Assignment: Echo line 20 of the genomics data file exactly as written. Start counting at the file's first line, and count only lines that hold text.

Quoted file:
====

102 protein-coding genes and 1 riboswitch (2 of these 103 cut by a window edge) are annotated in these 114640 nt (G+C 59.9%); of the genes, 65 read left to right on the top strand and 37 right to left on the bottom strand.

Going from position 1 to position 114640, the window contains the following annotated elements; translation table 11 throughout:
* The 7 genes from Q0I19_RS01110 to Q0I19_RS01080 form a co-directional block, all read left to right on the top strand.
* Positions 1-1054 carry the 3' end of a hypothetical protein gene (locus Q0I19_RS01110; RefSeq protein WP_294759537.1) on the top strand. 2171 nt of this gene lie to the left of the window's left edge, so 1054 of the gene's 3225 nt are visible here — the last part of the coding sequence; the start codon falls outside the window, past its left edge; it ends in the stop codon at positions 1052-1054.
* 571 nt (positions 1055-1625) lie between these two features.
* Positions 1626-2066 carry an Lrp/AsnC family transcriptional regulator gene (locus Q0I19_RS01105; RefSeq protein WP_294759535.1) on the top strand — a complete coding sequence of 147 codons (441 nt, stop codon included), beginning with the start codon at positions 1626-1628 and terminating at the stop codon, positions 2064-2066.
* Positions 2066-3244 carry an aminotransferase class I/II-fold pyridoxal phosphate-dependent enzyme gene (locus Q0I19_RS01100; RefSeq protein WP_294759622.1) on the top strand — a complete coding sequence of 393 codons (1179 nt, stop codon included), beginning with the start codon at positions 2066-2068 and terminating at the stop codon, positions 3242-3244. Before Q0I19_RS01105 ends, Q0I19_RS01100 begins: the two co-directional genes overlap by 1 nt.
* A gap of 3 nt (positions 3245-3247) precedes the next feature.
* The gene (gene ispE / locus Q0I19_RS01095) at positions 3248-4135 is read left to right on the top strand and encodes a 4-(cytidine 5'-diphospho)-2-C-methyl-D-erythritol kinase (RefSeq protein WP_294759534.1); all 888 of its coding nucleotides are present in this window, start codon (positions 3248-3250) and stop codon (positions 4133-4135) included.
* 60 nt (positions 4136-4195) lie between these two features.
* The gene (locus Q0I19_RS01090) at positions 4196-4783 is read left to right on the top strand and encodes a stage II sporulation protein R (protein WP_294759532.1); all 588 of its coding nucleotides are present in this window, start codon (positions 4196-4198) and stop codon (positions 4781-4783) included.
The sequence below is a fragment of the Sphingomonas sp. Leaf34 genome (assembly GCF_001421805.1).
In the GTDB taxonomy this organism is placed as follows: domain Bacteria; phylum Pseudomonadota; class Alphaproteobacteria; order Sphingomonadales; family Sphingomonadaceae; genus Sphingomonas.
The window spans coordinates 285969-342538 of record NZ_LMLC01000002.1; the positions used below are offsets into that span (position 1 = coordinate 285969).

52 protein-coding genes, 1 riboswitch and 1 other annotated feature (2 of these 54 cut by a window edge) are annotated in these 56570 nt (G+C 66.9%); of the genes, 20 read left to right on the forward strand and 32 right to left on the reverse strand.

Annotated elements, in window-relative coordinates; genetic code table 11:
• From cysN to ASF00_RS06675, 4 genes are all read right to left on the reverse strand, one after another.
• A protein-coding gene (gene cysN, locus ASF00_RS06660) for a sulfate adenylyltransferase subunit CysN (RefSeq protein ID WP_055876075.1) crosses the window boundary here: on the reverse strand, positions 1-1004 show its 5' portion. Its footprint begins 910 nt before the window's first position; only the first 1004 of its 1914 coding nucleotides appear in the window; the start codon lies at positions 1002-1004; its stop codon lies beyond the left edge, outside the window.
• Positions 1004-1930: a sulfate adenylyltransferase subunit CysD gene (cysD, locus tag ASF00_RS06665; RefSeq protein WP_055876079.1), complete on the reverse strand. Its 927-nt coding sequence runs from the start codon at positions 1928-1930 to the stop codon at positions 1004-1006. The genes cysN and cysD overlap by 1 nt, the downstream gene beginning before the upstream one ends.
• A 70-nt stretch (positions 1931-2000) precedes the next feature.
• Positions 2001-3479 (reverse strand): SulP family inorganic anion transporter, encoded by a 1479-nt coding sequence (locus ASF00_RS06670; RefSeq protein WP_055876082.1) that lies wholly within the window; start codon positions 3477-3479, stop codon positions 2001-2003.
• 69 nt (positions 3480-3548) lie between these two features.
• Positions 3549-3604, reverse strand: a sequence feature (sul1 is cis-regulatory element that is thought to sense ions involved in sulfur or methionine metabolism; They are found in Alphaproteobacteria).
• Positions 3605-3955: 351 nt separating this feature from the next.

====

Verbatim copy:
• A 70-nt stretch (positions 1931-2000) precedes the next feature.